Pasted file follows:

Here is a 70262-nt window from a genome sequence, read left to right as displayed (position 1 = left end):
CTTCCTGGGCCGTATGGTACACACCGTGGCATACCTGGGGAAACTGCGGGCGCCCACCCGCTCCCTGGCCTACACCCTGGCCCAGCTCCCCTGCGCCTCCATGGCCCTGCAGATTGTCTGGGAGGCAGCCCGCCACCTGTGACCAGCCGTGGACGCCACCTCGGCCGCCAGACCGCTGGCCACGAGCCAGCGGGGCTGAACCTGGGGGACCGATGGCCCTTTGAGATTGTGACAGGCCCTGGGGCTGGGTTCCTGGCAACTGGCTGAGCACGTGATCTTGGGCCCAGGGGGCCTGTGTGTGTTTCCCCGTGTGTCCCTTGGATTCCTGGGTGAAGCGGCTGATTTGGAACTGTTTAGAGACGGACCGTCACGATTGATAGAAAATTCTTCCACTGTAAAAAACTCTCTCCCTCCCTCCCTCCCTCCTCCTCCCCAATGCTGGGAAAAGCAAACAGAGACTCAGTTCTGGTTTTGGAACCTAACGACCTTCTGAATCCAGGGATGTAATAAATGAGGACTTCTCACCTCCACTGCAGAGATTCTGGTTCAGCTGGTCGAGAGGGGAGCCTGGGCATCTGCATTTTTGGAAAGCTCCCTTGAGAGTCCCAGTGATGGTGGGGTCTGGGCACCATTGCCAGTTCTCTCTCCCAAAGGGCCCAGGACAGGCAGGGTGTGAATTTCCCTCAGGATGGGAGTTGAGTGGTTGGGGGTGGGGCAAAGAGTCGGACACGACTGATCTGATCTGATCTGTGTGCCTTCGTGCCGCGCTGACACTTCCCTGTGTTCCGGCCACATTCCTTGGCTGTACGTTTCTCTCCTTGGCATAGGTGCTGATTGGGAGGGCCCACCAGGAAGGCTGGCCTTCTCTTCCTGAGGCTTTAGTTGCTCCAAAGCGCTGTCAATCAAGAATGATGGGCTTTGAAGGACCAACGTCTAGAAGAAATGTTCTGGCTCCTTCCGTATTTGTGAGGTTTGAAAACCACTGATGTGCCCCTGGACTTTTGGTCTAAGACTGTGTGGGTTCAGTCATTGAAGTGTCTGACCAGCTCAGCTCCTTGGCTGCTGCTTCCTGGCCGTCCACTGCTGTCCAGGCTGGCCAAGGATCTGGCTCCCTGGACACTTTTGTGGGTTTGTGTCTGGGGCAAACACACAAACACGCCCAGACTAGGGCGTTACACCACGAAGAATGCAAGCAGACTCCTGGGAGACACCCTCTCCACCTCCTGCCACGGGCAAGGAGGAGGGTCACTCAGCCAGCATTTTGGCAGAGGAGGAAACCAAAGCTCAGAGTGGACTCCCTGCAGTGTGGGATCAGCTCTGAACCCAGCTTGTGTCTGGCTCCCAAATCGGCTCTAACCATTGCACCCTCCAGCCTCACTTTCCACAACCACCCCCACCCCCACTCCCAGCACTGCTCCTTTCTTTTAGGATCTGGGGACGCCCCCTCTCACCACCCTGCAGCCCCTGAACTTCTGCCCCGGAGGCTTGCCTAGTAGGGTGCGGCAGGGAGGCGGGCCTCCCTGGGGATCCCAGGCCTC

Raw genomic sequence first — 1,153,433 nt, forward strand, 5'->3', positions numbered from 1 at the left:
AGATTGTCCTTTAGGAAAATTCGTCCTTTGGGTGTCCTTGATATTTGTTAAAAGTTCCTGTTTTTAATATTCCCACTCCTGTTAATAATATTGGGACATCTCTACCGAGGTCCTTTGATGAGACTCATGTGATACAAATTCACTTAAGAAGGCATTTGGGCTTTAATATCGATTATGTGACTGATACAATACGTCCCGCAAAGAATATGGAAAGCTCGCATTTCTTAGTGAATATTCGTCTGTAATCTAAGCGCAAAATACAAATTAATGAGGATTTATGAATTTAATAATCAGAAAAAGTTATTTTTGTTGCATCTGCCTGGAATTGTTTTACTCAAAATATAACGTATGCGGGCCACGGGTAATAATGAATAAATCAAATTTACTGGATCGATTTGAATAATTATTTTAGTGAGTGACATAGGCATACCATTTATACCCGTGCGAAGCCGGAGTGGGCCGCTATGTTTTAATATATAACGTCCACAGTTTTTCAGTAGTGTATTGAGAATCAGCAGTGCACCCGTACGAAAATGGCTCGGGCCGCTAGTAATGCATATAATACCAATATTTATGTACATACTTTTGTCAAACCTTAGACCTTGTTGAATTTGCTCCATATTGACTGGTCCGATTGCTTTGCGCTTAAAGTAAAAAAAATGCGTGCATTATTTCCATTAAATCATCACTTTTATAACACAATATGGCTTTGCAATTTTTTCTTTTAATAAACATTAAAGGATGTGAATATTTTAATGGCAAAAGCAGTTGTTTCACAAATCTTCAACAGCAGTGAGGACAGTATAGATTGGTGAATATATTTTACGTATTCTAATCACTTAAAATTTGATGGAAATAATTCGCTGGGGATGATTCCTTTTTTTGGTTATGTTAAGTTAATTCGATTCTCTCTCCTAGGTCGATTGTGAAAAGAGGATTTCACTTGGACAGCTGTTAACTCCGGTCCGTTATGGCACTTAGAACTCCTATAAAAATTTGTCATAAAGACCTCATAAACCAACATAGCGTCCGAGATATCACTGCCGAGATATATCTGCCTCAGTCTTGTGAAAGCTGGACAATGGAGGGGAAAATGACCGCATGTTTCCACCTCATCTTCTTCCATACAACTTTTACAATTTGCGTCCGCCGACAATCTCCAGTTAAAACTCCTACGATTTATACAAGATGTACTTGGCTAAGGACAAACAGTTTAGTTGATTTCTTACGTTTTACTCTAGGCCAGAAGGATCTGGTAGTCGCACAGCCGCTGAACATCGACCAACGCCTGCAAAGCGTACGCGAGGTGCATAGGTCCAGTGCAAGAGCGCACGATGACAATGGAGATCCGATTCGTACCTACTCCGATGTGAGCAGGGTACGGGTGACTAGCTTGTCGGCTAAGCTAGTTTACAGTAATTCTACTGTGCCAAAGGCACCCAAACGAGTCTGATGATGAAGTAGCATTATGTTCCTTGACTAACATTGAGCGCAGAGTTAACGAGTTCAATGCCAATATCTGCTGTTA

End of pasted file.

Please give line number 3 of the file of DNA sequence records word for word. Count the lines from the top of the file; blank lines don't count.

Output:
Raw genomic sequence first — 1,153,433 nt, forward strand, 5'->3', positions numbered from 1 at the left: